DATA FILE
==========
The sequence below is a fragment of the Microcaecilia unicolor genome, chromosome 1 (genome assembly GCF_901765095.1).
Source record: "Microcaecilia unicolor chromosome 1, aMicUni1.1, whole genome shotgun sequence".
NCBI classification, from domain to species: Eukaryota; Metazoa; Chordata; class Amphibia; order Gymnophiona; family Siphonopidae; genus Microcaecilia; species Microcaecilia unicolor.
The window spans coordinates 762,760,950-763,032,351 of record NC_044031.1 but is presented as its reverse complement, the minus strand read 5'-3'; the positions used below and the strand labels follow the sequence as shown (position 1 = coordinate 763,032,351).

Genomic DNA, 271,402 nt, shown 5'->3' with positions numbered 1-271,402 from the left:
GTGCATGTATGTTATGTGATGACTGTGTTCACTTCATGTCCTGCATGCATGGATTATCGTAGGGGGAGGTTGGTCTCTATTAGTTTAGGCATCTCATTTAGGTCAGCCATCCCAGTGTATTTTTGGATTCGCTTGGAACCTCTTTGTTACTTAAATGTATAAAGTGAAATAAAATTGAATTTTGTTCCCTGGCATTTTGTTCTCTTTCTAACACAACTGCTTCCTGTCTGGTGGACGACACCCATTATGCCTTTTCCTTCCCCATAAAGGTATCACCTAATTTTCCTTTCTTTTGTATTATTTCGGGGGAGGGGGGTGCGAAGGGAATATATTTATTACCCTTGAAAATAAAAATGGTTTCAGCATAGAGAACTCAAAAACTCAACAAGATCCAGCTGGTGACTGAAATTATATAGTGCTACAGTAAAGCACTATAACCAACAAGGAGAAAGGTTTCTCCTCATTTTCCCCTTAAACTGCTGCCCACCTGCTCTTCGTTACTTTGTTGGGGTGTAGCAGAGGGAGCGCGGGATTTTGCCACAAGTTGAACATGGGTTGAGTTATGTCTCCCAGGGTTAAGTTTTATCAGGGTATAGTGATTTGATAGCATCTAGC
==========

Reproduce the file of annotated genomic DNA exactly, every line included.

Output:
The sequence below is a fragment of the Microcaecilia unicolor genome, chromosome 1 (genome assembly GCF_901765095.1).
Source record: "Microcaecilia unicolor chromosome 1, aMicUni1.1, whole genome shotgun sequence".
NCBI classification, from domain to species: Eukaryota; Metazoa; Chordata; class Amphibia; order Gymnophiona; family Siphonopidae; genus Microcaecilia; species Microcaecilia unicolor.
The window spans coordinates 762,760,950-763,032,351 of record NC_044031.1 but is presented as its reverse complement, the minus strand read 5'-3'; the positions used below and the strand labels follow the sequence as shown (position 1 = coordinate 763,032,351).

Genomic DNA, 271,402 nt, shown 5'->3' with positions numbered 1-271,402 from the left:
GTGCATGTATGTTATGTGATGACTGTGTTCACTTCATGTCCTGCATGCATGGATTATCGTAGGGGGAGGTTGGTCTCTATTAGTTTAGGCATCTCATTTAGGTCAGCCATCCCAGTGTATTTTTGGATTCGCTTGGAACCTCTTTGTTACTTAAATGTATAAAGTGAAATAAAATTGAATTTTGTTCCCTGGCATTTTGTTCTCTTTCTAACACAACTGCTTCCTGTCTGGTGGACGACACCCATTATGCCTTTTCCTTCCCCATAAAGGTATCACCTAATTTTCCTTTCTTTTGTATTATTTCGGGGGAGGGGGGTGCGAAGGGAATATATTTATTACCCTTGAAAATAAAAATGGTTTCAGCATAGAGAACTCAAAAACTCAACAAGATCCAGCTGGTGACTGAAATTATATAGTGCTACAGTAAAGCACTATAACCAACAAGGAGAAAGGTTTCTCCTCATTTTCCCCTTAAACTGCTGCCCACCTGCTCTTCGTTACTTTGTTGGGGTGTAGCAGAGGGAGCGCGGGATTTTGCCACAAGTTGAACATGGGTTGAGTTATGTCTCCCAGGGTTAAGTTTTATCAGGGTATAGTGATTTGATAGCATCTAGC